Pfizer Inc. partner BioNTech SE is pursuing all its options to make more COVID-19 vaccine doses than the 1.3 billion the companies have promised to produce next year, according to the German company’s chief executive officer.

The companies will probably know by January or February whether and how many additional doses can be produced, Ugur Sahin said Monday. “I am confident that we will be able to increase our network capacity, but we don’t have numbers yet,” he said in an interview.

Efficacy results of more than 90 per cent and approvals around the world have set off a race between countries for additional supplies of the precious shots, with the U.S. seeking to exercise an option for a hundred million. Most of the doses anticipated for next year -- enough to immunize 650 million people -- have already been spoken for.

More than 2 million people in six countries have already gotten their first shot of the standard two-dose regimen, according to data collected by Bloomberg.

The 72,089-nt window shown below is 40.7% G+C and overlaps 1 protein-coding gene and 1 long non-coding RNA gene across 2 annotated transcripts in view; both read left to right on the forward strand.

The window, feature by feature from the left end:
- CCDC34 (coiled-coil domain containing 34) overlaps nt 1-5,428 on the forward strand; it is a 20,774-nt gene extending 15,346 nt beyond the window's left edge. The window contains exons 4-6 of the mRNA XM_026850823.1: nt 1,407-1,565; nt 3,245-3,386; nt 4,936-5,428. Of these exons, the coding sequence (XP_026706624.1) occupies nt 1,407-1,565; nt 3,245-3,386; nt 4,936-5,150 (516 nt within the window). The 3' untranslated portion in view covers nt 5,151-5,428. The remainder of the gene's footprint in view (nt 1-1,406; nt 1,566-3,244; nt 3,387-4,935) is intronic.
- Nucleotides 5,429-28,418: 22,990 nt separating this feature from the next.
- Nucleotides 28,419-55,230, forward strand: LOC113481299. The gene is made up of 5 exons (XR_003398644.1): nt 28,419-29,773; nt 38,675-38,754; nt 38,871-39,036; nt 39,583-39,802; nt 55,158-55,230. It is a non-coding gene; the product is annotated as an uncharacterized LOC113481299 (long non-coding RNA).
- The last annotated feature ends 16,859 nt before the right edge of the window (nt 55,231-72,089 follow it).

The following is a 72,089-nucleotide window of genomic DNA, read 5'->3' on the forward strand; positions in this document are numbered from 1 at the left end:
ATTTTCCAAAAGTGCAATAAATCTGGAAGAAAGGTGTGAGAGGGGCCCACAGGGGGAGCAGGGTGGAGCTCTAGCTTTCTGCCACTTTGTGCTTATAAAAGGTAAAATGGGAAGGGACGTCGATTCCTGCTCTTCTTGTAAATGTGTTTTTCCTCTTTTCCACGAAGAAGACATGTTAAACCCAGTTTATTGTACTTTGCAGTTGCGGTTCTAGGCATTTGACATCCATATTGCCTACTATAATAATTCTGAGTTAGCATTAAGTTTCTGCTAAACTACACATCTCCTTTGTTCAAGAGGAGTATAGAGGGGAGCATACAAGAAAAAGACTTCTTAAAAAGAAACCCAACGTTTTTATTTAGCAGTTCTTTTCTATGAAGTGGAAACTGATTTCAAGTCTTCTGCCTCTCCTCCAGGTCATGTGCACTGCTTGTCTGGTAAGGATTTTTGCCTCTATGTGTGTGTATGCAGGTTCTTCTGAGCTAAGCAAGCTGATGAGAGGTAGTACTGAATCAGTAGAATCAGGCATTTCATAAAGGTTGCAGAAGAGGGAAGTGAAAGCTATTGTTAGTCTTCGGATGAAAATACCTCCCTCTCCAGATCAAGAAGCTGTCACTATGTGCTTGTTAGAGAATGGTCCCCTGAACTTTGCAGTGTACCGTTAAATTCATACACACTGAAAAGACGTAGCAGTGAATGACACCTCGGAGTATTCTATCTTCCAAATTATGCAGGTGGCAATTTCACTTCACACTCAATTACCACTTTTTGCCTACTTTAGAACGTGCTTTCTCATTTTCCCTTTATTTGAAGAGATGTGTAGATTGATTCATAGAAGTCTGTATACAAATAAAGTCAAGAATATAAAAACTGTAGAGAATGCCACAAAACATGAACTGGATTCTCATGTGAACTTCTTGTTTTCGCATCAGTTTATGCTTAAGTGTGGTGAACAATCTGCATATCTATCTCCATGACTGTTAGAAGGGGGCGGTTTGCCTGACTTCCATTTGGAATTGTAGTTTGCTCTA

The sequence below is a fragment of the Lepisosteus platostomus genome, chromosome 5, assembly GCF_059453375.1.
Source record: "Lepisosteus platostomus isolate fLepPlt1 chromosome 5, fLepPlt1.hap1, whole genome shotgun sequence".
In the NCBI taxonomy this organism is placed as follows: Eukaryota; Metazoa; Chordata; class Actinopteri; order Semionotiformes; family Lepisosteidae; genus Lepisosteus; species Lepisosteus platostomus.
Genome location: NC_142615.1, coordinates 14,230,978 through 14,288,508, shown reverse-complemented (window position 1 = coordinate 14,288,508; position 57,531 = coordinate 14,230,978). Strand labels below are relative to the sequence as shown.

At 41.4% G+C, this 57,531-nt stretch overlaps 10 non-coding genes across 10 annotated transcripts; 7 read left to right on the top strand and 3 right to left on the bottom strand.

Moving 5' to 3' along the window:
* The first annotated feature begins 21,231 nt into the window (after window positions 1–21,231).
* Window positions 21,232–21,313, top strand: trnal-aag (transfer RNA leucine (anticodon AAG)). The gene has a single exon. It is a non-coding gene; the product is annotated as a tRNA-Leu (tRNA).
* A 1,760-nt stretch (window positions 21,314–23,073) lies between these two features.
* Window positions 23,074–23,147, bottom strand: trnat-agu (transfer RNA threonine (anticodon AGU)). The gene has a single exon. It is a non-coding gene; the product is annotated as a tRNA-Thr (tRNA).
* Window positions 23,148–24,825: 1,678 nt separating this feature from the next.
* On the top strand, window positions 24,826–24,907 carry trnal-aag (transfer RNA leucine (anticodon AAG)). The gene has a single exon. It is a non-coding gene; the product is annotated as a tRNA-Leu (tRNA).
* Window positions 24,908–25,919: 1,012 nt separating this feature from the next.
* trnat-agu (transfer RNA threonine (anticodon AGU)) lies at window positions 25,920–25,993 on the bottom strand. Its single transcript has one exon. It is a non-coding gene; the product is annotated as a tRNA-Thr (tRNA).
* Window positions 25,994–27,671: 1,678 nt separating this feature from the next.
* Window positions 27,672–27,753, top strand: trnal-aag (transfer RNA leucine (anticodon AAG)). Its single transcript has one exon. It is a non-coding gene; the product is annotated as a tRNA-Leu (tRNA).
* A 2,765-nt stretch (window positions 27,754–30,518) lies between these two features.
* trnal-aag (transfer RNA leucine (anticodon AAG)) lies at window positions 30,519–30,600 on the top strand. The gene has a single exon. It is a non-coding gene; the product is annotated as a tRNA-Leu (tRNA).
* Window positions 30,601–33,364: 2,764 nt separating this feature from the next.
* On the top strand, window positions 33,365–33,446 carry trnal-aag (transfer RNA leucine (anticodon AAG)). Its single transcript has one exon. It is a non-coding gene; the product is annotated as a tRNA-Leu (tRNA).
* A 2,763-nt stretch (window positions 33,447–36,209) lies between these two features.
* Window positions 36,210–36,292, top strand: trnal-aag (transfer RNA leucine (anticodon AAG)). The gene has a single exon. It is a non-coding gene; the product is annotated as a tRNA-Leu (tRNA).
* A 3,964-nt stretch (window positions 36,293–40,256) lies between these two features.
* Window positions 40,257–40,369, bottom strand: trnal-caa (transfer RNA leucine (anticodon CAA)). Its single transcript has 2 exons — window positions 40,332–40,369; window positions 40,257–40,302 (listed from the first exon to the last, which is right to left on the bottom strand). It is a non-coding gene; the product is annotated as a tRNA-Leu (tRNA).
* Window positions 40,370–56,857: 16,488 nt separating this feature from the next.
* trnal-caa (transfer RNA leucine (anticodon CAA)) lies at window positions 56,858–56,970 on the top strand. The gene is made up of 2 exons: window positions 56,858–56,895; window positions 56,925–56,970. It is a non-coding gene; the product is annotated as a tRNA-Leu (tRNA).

BioNTech is seeking more of the raw materials it needs for its mRNA vaccine, more clean rooms and more cooperation partners, Sahin said. The company also needs additional space to formulate the shots, put them into containers and prepare them for shipping, he said. Pfizer is producing vaccine at three sites in the U.S. and one in Europe, while BioNTech has two manufacturing sites in Germany.

The vaccine’s EU approval and an inoculation campaign set to start there on Dec. 27 promise to further draw on stocks. The partners have already begun shipping shots to the U.K., where Health Secretary Matt Hancock on Monday tweeted that some 500,000 people had gotten their first dose.

New Strain Tests

The shot will probably be effective against the new SARS-CoV-2 strain that has emerged in the U.K., Sahin said. Lab tests of the vaccine’s performance have already been done against 20 mutant versions of SARS-CoV-2; the same tests will now be done against the new U.K. version, and should take about two weeks, he said.

Most vaccines target the spike protein, which allows the virus to enter cells.

“This virus has multiple mutations, but as far as we know, 99% of the spike protein is not mutated,” he said. “Let’s do the experiment and get the result. That’s always the best answer, but I would emphasize just to stay calm.”